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Sharing Google PIN can’t be condition for bail: SC in location sharing case

The Supreme Court, in its earlier order on February 23, had asked Google India to file a detailed affidavit explaining the technical aspects of dropping a PIN in the context of putting it as a condition of granting bail to an accused person.

Screenshot 2024 04 30 094204NEW DELHI: The Supreme Court on Monday concluded the hearing in connection with the case pertaining to whether sharing a Google PIN (location) with the Investigating Officer as part of one of the bail conditions violates a person’s right to privacy.

The apex court on Monday observed that the condition of sharing Google pin location as a bail condition is hit by the right to privacy guaranteed under Article 21 of the Indian Constitution. “It cannot be a bail condition. We agree that there are two instances where this Court has done it, but it cannot be a condition for bail,” the Court said.

The two-judge bench of the top court, led by Justice Abhay S Oka and Ujjal Bhuyan, observed during the course of the hearing on Monday, that “sharing Google PIN can’t be a condition for bail” and finalised the date of July 26, 2024, when it would likely pass an order on the issue.

The top court made these observations while hearing an appeal filed by the prosecution against an order of bail granted by the Delhi high court to an accused—a Nigerian national (Frank vitus) vs. NCB—in a case registered under the Narcotic Drugs and Psychotropic Substances (NDPS) Act.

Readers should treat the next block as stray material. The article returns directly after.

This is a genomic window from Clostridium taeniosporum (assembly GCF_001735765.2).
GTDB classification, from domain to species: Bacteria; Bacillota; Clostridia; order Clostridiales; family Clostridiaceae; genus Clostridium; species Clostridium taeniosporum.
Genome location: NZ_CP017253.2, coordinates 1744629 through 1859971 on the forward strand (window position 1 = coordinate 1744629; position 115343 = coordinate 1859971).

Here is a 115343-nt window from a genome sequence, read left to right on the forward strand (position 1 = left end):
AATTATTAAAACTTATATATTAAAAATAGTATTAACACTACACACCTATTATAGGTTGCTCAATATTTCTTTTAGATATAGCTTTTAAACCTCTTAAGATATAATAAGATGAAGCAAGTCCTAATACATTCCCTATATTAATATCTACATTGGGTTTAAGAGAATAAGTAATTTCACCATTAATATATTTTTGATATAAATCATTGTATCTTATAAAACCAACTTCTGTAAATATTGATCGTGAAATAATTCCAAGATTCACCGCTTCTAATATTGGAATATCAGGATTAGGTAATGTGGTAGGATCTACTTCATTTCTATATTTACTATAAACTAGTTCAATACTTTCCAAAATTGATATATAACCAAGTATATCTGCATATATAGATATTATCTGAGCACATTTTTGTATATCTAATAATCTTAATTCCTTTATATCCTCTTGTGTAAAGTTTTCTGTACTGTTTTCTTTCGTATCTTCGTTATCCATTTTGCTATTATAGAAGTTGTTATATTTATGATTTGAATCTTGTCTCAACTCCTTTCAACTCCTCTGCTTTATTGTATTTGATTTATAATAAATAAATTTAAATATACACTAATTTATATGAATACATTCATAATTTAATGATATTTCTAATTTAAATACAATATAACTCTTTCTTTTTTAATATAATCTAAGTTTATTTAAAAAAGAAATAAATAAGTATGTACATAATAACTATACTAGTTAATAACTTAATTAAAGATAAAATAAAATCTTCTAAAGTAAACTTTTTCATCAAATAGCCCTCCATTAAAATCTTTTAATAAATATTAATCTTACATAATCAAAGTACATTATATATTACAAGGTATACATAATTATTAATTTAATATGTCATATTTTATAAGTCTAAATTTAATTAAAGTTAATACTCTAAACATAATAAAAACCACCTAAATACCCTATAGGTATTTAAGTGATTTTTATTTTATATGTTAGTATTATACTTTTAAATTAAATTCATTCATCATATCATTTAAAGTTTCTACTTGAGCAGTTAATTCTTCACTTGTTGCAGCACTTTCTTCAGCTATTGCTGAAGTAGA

The Supreme Court, in its earlier order on February 23, had asked Google India to file a detailed affidavit explaining the technical aspects of dropping a PIN in the context of putting it as a condition of granting bail to an accused person.

It is significant to note here that earlier in 2017, a nine-judge Constitution bench of the top court, in its landmark verdict, had unanimously declared that the right to privacy was a fundamental right under the Constitution.

The apex court earlier also sought the detailed affidavit from Google India and wanted to know from it about the technical aspects of it, after the Union government failed to properly apprise and explain how the Google Maps PIN works.

“The Ministry of Electronics and Information Technology (Meity) has given an affidavit and has suggested that, as far as working of the Google PIN is concerned, it’s appropriate if the information is sought from Google India Pvt Ltd,” the apex court had earlier said and took this into record.

The top court clarified in its order that we are not impleading them (Google India) as a party and or respondent in the case but only for obtaining information on the workings of the Google PIN. We are issuing a notice to Google India.

During one of its hearings, the top court, however, observed and remarked that the condition of sharing a Google PIN may prima facie offend the privacy rights of the accused, as guaranteed under the Indian constitution.

The apex court had also earlier observed that once an accused has been granted bail by the courts with the conditions set by them, it might be improper to know and track his or her whereabouts, as it might hamper their right to privacy.

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